Research Department: Dynamics of Communication, Knowledge and Spatial Development
Project Leader within IRS: Prof. Dr. Gabriela Christmann
Project Team: Mandy Töppel
Consortium: Fraunhofer-Institut für Kurzzeitdynamik, Ernst-Mach-Institut (EMI), Efringen-Kirchen (Coordination) Leibniz Institute for Research on Society and Space Inter 3 Institut für Ressourcenmanagement GmbH, Berlin virtualcitySYSTEMS GmbH, Berlin
Funding Organization: Federal Ministry of Education and Research
Duration: 03/2018 - 05/2021
Guaranteeing the security of a city's inhabitants is a central task of urban policy, particularly so for structural-spatial planning. Policy and planning thus pursue the goal of improving areas perceived to be unsafe, or indeed to prevent the emergence and stigmatisation of no-go areas in the first place. The joint project “Stadtsicherheit3D”, funded by the German Federal Ministry for Education and Research, systematises the factors for spatial safety assessments, develops scenarios for intervention, catalogues best practices for policy and planning to date, develops new proposals for best practice on the basis of empirical analyses, and at the same time devises a digital planning tool intended to illuminate the corresponding planning processes using 3D city models.
The joint project carries the title “Assessment and Improvement of Urban Security aided by Semantic 3D City Models” and addresses gaps in research and deficits in knowledge in the area of urban security and digital planning. Working with three other group partners, the IRS research department “Dynamics of Communication, Knowledge and Spatial Development” is contributing its expertise in the fields of citizens' vulnerability perception , the role of digitalisation in the communicative construction of spaces, as well as the mediatisation of planning processes through the use of digital tools. Head of Department Prof. Dr. Gabriela Christmann will lead the sub-project “Perceptions of (In-)Security at Urban Places: Best Practices for Urban Design and Digital Planning”.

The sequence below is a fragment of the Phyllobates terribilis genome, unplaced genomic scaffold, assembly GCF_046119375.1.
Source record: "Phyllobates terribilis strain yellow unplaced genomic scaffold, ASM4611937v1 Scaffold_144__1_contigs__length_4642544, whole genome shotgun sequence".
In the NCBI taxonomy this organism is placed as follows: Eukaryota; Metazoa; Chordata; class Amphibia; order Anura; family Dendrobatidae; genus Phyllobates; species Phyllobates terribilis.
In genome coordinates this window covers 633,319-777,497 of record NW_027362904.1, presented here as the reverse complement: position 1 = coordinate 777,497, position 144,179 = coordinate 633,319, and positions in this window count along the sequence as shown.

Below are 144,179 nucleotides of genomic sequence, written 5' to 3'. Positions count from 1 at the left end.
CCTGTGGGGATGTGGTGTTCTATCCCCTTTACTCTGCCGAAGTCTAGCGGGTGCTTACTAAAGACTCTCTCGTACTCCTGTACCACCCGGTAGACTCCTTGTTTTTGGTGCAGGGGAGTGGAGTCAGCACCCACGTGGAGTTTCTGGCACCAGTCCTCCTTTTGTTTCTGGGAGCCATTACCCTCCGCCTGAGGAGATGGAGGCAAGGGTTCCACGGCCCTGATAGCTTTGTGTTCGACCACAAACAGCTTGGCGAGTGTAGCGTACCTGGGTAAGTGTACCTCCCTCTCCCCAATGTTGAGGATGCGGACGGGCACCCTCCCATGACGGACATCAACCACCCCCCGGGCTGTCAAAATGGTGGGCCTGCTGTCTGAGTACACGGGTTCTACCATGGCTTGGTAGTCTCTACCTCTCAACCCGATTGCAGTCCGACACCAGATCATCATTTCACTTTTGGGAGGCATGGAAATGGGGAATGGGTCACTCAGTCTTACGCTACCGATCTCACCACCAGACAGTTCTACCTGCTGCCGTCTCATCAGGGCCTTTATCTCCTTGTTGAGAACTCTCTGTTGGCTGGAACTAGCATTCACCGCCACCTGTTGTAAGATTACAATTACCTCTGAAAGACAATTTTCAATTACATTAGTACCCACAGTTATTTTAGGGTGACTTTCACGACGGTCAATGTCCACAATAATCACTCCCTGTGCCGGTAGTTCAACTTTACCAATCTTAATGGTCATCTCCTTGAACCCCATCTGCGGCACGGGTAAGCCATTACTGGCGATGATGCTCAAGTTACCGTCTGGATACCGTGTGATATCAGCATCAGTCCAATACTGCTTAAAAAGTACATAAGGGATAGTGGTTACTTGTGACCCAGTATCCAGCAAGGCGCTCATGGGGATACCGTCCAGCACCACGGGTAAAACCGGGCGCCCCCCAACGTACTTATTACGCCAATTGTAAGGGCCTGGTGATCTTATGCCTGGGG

Urban security will be considered in the context of the project as a multi-layered phenomenon. The following factors that possibly endanger the security of citizens will thus be focused on in the overall project: a lack of visibility in urban spaces (e.g. owing to protrusions or niches) and inadequate lighting in individual urban areas, but also restricted audibility (e.g. of calls for help, owing to traffic noise), or the threat of terrorist attacks.
There has been no systematic social-science research to date on urban spaces perceived as (in)secure together with their structural-spatial factors. Indeed, the “absence of morphological mapping” of corresponding structural-spatial factors has long been lamented in the international research literature.
The IRS will, from a social-science perspective, be closing a gap with this sub-project. In its first phase it addresses the problem by developing and implementing a novel, multi-methodical approach for morphological mapping. This approach will link together the perceived vulnerability of an area on the one hand, with concrete material characteristics in the form of structural-spatial factors on the other. What's more, the project will also methodically implement conceptual considerations of previous IRS research concerning vulnerability and resilience from a socio-spatial perspective.
Citizens' perception of (in)security) in urban areas will first of all be collected using the “go-along” and “thinking aloud” methods. Geotagged photographs of the city areas considered (in)secure will then be produced. In a second step, structural-spatial factors that citizens perceive and label as (in)secure will be identified. At a later point, these factors will be catalogued and both qualitatively and quantitatively described. For the quantitative description, detailed measurements will be carried out (using laser rangefinders, light meters, and sound-level meters). From this basis, the structural-spatial factors will be visualised in the form of hybrid maps. The citizens participating in the research will include men and women, people from various age groups, and Germans and migrants; security experts will also be included among the participants.
Crucial to the project is the fact that the IRS data will be submitted for further processing to the other group partners, whose backgrounds are in such disciplines as mathematics and computer science. The data will be algorithmically developed in order that the morphological structures and characteristics of (in)security can be better understood. The partners will work closely together in this regard. Software developers also belong to the group, so that safety-assessment and modelling software can be developed on the basis of the data and the 3D city models. This software should in the future serve planners as a digital planning tool. Best practices for planning and city policy will be developed in light of the findings on morphology of (in)security in urban areas.
The project is thus of particular interest for the IRS' research on digitalisation, but also with regard to innovations in planning, as in the second phase planners will be considered and surveyed. On one hand, there will be planners who work with a preliminary version of the 3D planning tool. On another, experts on digital planning with be interviewed. The aim is to gain insight into the future of digital planning in general, the potential of digital urban-security planning tools in particular, and the potential for innovation in planning on the basis of such digital tools.
Photo: © Alper Çuğun/flickr.com